The following example demonstrates how to access the server-generated client ID. This example is excerpted from "Web Service Client Best Practices Example" in Programming Advanced Features of JAX-WS Web Services for Oracle WebLogic Server.

Example 6-3 Example of Accessing the Server-generated Client ID

...
    // Create a port without explicitly defining the client ID to view the client ID that is
    // generated automatically.
    ClientIdentityFeature dummyClientIdFeature = new ClientIdentityFeature(null);
    BackendService dummyPort = _service.getBackendServicePort(dummyClientIdFeature);
    System.out.println("Generated Client Identity is: " + dummyClientIdFeature.getClientId());

    // Best Practice: Explicitly close client instances when processing is complete.
    // If not closed, the port will be closed automatically when it goes out of scope.
    // Note, this client ID will remain registered and visible until our
    // container (Web application) is undeployed.
    ((java.io.Closeable)dummyPort).close();

Client Identity Lifecycle

A client ID is registered with the Web services runtime when the first client instance (port or Dispatch instance) using the client ID is created. Any asynchronous response endpoint associated with the client instances is also tracked along with the registered client ID.

The client ID remains registered until one of the following occurs:

  • The client ID is explicitly disposed using the dispose() method on ClientIdentityFeature, as described in Table 6-2.

  • The container for the client instances that use the client ID is deactivated (for example, the host Web application or EJB is deactivated).

Using a Proxy Server When Invoking a Web Service

You can use a proxy server to proxy requests from a client application to an application server (either WebLogic or non-WebLogic) that hosts the invoked Web service. You typically use a proxy server when the application server is behind a firewall. You can specify the proxy server in your client application using Java system properties. There are two ways to specify the proxy server in your client application: programmatically using the WebLogic ClientProxyFeature API or using system properties.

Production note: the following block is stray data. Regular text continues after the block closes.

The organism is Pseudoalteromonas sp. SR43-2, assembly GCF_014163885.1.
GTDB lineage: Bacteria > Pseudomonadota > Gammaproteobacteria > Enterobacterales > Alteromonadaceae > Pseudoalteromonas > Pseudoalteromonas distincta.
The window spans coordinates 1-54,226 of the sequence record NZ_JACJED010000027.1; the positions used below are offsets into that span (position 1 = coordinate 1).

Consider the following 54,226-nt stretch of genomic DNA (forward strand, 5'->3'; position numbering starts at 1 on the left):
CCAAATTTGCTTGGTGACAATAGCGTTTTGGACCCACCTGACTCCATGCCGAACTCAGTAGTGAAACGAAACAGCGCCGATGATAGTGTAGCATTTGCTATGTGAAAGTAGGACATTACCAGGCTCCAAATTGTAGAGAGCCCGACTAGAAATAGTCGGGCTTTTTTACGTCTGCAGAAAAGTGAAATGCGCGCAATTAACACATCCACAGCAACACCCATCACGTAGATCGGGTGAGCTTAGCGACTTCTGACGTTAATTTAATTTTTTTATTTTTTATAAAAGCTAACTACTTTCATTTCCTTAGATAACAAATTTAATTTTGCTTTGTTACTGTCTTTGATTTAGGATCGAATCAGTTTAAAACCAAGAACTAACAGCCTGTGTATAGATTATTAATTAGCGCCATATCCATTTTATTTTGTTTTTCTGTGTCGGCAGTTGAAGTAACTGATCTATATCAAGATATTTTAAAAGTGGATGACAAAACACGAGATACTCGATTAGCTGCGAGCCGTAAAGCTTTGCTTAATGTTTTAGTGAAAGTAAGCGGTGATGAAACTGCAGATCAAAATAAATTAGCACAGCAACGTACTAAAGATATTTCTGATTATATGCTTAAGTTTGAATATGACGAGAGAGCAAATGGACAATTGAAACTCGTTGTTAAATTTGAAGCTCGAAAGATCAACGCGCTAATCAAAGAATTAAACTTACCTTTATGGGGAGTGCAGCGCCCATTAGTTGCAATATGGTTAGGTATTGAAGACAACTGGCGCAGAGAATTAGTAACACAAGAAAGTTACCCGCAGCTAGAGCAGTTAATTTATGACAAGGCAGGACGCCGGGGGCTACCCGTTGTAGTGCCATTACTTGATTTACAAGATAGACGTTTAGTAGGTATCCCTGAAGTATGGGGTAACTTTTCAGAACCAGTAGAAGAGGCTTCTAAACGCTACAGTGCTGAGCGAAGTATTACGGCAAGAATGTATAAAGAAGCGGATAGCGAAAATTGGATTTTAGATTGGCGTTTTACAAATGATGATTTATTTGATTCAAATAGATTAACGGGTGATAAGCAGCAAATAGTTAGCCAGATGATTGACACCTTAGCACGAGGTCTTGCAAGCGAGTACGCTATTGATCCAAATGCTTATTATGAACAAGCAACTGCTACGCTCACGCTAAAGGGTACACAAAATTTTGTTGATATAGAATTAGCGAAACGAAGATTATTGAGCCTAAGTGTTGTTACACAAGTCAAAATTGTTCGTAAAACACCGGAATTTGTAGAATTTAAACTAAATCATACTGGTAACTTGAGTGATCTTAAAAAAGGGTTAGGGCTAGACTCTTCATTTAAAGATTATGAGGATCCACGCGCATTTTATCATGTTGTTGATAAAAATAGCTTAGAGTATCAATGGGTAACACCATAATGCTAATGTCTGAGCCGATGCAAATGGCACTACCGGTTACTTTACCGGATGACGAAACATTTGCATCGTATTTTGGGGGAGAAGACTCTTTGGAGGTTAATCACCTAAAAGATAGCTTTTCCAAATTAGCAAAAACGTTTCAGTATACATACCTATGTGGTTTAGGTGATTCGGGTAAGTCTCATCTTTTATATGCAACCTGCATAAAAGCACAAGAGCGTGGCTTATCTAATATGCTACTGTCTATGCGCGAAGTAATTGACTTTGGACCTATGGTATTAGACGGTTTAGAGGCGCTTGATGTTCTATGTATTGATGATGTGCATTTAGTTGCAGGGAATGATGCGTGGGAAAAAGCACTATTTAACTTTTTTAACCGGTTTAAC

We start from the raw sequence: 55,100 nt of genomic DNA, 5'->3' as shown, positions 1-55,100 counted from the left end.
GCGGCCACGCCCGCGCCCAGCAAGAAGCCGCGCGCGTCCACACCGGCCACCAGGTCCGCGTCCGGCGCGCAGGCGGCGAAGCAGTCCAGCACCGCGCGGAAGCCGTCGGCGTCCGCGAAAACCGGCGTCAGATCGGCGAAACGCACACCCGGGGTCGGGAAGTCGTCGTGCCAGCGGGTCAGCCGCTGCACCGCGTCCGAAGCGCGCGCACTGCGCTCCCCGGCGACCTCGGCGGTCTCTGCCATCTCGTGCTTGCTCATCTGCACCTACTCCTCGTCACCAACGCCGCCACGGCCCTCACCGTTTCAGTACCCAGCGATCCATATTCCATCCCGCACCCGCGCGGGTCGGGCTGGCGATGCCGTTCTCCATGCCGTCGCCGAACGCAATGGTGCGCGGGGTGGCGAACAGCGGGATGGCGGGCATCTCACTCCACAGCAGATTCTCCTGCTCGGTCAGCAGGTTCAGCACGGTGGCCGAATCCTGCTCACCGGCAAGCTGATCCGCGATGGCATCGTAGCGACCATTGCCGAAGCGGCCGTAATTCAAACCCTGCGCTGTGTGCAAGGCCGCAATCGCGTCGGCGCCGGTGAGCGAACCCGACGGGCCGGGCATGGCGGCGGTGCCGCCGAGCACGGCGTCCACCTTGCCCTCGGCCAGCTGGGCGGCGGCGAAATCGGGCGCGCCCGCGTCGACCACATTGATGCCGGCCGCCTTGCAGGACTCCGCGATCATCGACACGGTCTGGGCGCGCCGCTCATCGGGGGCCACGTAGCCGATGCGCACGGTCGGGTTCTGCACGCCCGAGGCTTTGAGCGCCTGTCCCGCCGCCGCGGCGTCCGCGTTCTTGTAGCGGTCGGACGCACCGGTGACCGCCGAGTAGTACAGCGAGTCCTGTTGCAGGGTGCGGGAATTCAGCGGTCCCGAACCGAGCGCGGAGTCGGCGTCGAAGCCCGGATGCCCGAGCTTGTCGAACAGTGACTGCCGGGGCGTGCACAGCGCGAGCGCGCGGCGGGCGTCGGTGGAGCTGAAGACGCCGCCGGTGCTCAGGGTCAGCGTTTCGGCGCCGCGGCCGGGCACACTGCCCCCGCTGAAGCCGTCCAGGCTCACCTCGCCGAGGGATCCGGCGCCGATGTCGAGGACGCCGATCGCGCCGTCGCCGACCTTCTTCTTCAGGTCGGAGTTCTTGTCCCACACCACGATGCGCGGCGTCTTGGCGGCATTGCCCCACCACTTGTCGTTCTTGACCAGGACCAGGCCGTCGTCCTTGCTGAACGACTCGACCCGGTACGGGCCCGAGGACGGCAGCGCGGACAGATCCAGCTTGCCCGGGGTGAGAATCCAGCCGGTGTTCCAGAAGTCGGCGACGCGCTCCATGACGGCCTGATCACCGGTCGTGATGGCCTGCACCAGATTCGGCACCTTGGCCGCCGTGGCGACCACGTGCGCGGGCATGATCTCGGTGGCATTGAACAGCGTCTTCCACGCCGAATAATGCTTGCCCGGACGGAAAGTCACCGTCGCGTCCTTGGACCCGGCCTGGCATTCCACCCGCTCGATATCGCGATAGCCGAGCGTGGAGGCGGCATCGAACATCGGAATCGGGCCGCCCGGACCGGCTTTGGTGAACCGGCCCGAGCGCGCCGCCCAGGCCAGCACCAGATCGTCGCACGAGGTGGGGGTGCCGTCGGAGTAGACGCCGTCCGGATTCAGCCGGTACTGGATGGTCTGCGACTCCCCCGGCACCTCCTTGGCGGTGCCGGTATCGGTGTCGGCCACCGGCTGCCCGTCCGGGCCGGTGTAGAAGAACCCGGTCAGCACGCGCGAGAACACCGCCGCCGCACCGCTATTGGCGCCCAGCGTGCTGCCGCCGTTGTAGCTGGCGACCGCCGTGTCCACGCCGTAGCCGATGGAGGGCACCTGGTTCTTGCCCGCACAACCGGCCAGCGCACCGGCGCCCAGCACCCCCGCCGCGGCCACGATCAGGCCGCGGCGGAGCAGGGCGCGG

Using the ClientProxyFeature API to Specify the Proxy Server

You can programmatically specify within the Java client application itself the details of the proxy server that will proxy the Web service invoke using the weblogic.wsee.jaxws.proxy.ClientProxyFeature API. For more about the ClientProxyFeature API, see the Oracle WebLogic Server API Reference.

The proxy server settings defined by the ClientProxyFeature override the settings defined at the JVM-level, as described in Using System Properties to Specify the Proxy Server.

Note:

The ClientProxyFeature configures the port for WebLogic HTTP over SSL. It is recommended that you configure SSL for WebLogic Server. For more information, see "Configuring SSL" in Securing Oracle WebLogic Server.

You can configure the proxy server information using the ClientProxyFeature and pass the feature as an argument when creating the Web service port, as shown in the following example.

Example 6-4 Pass ClientProxyFeature as an Argument When Creating Port

package examples.webservices.simple_client;
import weblogic.wsee.jaxws.proxy
public class Main {
  public static void main(String[] args) { 
    ComplexService test = new ComplexService(); 
    ClientProxyFeature cpf = new ClientProxyFeature();
    cpf.setProxyHost("localhost");
    cpf.setProxyPort(8888);
    cpf.setProxyUserName("proxyu");
    cpf.setProxyPassword("proxyp");
    ComplexPortType port = test.getComplexPortTypePort(cpf);
    BasicStruct in = new BasicStruct();
    in.setIntValue(999);
    in.setStringValue("Hello Struct");
    BasicStruct result = port.echoComplexType(in);
    System.out.println("echoComplexType called. Result: " + result.getIntValue() + ", " + result.getStringValue());
  }
}

Alternatively, you can configure the proxy server information after the port is created, as shown in the following example. In this case, you execute the attachsPort() method to attach the ClientProxyFeature to the existing port.

Example 6-5 Configuring the ClientProxyFeature After Creating the Port

package examples.webservices.simple_client;
import weblogic.wsee.jaxws.proxy
public class Main {
  public static void main(String[] args) { 
    ComplexService test = new ComplexService();